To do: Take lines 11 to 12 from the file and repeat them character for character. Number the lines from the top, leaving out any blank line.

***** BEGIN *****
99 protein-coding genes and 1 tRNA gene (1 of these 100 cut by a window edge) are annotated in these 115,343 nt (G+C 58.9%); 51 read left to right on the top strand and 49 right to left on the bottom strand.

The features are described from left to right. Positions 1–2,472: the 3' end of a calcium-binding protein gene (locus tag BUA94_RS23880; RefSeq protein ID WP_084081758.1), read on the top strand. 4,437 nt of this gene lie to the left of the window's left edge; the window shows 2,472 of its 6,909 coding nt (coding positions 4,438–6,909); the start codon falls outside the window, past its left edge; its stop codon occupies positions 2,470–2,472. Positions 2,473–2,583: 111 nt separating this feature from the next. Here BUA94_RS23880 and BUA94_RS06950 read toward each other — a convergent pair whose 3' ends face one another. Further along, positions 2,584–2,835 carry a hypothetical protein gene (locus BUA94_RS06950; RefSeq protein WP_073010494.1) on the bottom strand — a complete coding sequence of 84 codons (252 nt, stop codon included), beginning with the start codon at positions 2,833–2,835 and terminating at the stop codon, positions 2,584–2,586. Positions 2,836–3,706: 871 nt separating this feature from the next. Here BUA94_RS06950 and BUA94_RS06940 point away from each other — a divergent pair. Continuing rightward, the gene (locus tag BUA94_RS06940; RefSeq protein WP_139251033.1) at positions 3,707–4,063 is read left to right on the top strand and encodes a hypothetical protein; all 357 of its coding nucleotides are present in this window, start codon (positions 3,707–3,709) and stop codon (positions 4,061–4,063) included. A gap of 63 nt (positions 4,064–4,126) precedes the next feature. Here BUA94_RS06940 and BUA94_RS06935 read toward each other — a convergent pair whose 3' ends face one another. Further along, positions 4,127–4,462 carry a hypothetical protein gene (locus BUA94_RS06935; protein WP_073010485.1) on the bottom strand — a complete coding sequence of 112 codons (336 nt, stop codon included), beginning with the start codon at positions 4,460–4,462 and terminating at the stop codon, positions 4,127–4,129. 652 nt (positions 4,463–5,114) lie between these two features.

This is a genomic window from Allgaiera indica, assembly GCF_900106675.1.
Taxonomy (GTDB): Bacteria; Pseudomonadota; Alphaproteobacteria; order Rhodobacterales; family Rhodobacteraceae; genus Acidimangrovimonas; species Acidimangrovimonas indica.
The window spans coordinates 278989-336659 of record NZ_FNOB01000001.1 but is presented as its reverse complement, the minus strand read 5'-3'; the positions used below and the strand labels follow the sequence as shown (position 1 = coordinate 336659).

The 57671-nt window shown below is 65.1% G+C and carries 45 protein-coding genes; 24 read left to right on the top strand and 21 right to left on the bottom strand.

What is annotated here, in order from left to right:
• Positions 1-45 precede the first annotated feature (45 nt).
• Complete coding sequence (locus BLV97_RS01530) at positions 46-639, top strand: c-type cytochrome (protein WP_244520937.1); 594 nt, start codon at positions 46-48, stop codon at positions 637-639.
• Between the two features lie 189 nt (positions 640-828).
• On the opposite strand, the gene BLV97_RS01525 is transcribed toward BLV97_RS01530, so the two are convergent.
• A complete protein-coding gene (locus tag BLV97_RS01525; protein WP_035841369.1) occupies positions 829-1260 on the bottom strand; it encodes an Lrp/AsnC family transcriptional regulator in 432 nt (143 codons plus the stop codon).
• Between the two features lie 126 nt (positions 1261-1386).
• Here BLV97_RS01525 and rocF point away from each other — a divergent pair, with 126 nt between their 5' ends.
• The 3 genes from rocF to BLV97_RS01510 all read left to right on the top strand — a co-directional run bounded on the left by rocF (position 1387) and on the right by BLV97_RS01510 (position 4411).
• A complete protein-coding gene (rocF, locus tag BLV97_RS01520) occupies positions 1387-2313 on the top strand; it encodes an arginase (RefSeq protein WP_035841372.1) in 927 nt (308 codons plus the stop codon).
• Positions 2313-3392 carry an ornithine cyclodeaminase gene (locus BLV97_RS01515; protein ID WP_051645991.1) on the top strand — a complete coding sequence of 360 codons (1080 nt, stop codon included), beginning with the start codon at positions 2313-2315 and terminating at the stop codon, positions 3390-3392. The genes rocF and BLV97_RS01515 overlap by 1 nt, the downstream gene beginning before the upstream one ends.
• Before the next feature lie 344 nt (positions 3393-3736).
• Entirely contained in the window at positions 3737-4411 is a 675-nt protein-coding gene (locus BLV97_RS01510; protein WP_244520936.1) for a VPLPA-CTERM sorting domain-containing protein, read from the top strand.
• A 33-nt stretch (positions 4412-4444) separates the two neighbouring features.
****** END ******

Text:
• On the opposite strand, the gene BLV97_RS01525 is transcribed toward BLV97_RS01530, so the two are convergent.
• A complete protein-coding gene (locus tag BLV97_RS01525; protein WP_035841369.1) occupies positions 829-1260 on the bottom strand; it encodes an Lrp/AsnC family transcriptional regulator in 432 nt (143 codons plus the stop codon).